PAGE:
Bureaucracy’s $3 Trillion Price Tag
What’s the least efficient activity in your organization? What sort of work delivers the least value per dollar? We think it’s management and administration. The fault isn’t with any particular leader, but with the top-heavy, bureaucracy-infused management structures that predominate in most organizations. We believe that an excess of bureaucracy costs the U.S. economy more than $3 trillion in lost economic output, or about 17% of GDP. Here’s the data.
According to the U.S. Bureau of Labor Statistics, in 2014 there were 23.8 million managers, supervisors and administrators in the American workforce. (This figure does not include individuals in IT-related functions). That works out to one bureaucrat for every 4.7 employees. Overall, bureaucrats comprised 17.6% of the U.S. workforce and received nearly 30% of total compensation. (See Figure 1.)
Figure 1. Employment and compensation share of U.S. managers, supervisors and administrators.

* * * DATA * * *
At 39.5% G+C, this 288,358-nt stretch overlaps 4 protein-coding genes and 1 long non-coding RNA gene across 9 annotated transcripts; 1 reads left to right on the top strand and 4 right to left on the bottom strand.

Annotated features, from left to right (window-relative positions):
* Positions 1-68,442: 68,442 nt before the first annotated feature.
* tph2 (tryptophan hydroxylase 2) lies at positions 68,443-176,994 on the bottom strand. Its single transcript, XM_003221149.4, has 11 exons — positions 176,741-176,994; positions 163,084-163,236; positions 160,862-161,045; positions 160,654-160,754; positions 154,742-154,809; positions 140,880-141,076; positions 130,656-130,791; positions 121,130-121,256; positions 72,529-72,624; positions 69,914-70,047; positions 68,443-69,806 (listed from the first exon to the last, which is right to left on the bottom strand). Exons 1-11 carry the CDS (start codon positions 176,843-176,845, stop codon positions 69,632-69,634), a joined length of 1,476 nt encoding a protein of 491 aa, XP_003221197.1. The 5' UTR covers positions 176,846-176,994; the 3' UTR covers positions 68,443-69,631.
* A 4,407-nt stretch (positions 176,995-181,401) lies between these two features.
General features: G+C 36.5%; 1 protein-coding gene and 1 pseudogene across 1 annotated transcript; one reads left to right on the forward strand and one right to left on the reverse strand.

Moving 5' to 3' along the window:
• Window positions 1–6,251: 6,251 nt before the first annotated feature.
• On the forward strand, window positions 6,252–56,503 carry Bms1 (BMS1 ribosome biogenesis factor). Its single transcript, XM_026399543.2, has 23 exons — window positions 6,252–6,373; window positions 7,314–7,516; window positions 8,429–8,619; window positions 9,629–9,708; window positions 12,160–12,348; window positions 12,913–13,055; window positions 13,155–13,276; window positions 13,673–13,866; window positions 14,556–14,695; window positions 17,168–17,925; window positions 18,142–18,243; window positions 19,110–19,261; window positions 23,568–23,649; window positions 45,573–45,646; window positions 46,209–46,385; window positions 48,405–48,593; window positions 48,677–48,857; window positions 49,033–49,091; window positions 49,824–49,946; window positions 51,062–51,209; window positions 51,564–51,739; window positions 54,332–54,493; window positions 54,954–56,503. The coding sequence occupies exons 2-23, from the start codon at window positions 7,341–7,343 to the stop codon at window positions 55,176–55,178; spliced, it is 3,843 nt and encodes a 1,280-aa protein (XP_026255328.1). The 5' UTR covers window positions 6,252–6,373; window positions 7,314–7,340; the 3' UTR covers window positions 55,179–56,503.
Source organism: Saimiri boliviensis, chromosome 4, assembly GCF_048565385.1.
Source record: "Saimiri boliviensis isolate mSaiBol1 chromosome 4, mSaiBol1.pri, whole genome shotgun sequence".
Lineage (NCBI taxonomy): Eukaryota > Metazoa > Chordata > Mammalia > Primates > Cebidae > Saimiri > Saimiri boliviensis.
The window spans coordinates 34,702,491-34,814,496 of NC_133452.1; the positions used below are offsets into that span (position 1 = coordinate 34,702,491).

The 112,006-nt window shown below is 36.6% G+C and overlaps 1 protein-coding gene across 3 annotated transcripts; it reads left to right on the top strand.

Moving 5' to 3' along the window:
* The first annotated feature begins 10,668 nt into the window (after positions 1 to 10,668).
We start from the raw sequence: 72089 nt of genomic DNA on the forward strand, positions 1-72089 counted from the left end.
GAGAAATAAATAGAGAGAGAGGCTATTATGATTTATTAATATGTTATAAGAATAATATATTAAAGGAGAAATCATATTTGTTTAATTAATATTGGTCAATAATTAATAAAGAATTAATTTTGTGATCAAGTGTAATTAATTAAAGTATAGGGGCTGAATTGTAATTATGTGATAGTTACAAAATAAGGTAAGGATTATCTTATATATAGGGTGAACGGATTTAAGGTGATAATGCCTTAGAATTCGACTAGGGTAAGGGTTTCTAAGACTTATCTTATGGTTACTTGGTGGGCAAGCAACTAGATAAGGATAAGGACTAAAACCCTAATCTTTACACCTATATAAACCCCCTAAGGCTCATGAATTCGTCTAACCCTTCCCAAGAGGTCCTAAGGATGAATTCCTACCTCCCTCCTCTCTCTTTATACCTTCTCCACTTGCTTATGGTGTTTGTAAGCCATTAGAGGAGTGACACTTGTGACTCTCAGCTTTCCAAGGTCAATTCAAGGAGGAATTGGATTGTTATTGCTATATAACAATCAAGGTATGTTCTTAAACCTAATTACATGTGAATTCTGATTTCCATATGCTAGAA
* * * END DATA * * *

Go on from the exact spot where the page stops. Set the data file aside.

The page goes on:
The question is, how many of these 23.8 million overseers do we actually need? We can get an answer by looking at the management practices of a small but growing number of post-bureaucratic organizations. Their experience suggests it’s possible to run large, complex businesses with less than half the bureaucratic load found in typical companies.
Among the vanguard are Morning Star (the California-based tomato processor), W.L. Gore (a $3 billion high-tech company famous for its Gore-Tex® fabrics), Nucor (America’s most profitable steel maker), Svenska Handelsbanken (a Stockholm-based bank with more than 800 branches across Northern Europe and the UK), Sun Hydraulics (a class-leading manufacturer of hydraulic components), Valve Software (a pioneering developer of online games), and General Electric’s Durham, North Carolina jet engine plant.